Commentary 04 on|
Karl Jaspers Forum, Target Article 6, 24 February 1998
ARE QUANTUM THEORIES OF CONSCIOUSNESS WORTH BOTHERING ABOUT?
By Chris Nunn
MULTIFORM CONSCIOUSNESS BEYOND THE BRAIN
by Paul Jones
3 March 1998
The principal statements of Nunn's article are considered from the
viewpoint of a collective-effect conception of consciousness,
incorporating materialism, multiparadigm approach and sociality.
Physiology is not enough to speak of consciousness, since
consciousness does not belong to a single organism, being an
effect of non-linear interaction of many organisms.
As I regard it, Nunn's article puts forward the following basic ideas:
- neuroscience cannot be considered as the only way to the science of consciousness;
- different paradigms should be combined for an adequate description
of phenomena that are diverse by their nature;
- consciousness is a part of a "larger realm", which embraces both
material and ideal phenomena;
- what is often treated as "paranormal" may be mere manifestation
of another aspect of quite common processes revealing their less
- quantum theory is an essentially multilevel paradigm, and its
laws will be applicable every time the relations between different
levels of a specific phenomenon have to be considered.
I will comment on some of these statements in more detail, hoping that
Chris Nunn will forgive me if I misinterpret his words mislead by my
Personally, I liked Nunn's irony towards neuroscience and the grandeur
of its achievements. Indeed, for an old-fashioned guy who learned
neuropsychology from Luria and psychology from Vygotsky and Leontiev,
the activities of neuroscientists may look like an elite club, where
respectable people spend their lives pretending that they are doing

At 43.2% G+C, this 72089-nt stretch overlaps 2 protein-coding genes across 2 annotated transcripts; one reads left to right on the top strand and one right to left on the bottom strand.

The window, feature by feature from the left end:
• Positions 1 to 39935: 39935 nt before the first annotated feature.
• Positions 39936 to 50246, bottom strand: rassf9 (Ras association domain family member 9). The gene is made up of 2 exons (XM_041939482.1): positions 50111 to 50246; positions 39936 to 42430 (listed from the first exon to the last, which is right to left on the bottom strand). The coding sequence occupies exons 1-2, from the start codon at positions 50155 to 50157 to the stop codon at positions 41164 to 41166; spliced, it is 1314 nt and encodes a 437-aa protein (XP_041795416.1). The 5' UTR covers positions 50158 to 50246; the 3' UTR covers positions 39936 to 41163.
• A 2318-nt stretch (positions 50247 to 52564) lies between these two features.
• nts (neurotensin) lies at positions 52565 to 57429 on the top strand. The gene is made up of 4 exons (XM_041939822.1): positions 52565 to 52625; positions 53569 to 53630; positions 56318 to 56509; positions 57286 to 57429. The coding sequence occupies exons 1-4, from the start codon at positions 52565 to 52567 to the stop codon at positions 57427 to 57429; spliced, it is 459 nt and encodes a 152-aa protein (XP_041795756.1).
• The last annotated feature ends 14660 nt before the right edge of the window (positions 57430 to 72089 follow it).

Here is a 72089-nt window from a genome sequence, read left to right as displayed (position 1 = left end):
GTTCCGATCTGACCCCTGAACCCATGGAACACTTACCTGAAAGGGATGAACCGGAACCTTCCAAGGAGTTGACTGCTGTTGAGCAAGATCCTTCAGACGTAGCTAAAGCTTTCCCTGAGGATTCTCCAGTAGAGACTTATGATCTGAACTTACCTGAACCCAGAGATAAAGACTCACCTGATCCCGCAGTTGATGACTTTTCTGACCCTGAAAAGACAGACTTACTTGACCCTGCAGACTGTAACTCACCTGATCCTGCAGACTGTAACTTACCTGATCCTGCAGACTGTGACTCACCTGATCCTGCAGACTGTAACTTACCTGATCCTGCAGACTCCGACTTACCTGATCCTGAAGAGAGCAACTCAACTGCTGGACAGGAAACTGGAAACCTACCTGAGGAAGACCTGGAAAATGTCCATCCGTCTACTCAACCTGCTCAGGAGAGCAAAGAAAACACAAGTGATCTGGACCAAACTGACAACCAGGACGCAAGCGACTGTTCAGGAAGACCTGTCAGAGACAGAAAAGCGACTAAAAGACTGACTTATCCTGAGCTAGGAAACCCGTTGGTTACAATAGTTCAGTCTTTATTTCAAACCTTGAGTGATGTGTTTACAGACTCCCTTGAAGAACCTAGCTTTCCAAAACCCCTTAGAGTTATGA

something serious. At a closer look one may get astonished by the fact
that, despite all the bright theories and an ocean of physiological
discoveries, there have been no progress in what concerns human
psychology and consciousness proper. I do not want to compare neuroscience
with astrology or medieval demonology, but the spirit of Descartes
appears to haunt every book on the neural mechanisms of consciousness,
or a properly moderated "scientific" dispute of the members of the club.
The constructions suggested by neuroscientists are in no way less abstract
and speculative as those by Plotinos or Thomas Aquinas or the
spiritualistic ideas of Goswami, to pick a more recent example.
Of course, nobody can neglect the valuable experience acquired in
neuroscientific research, be it either impressive pictures of the
functioning of the brain, or ingenious mental experiments and logical
tricks. It is only when one wants to learn something about consciousness
that they have to abandon neuroscience, save possibly the negative result:
there is no consciousness in the brain. This has nothing to do with
denying materialism as the basis of any scientific approach.
Consciousness cannot exist without being implemented in that complex
biological systems, it needs a kind of brain but a single brain is not
enough for it. It is not only that there is no part of the brain where
consciousness could be localised, but there is no single brain (or a body)
that can be told to host consciousness. Consciousness is no more the
result of the brain's functioning than the velocity of a falling stone
is related to its mineral composition. Nobody doubts that the laws of
motion may depend on the properties of the moving bodies (just take
parametric resonance for a well known example); however, any motion can
only be relative to a definite reference frame, and it is external
interactions of bodies that specify both kinematics and dynamics within
the whole system.
Here I come to the definition of consciousness as a collective effect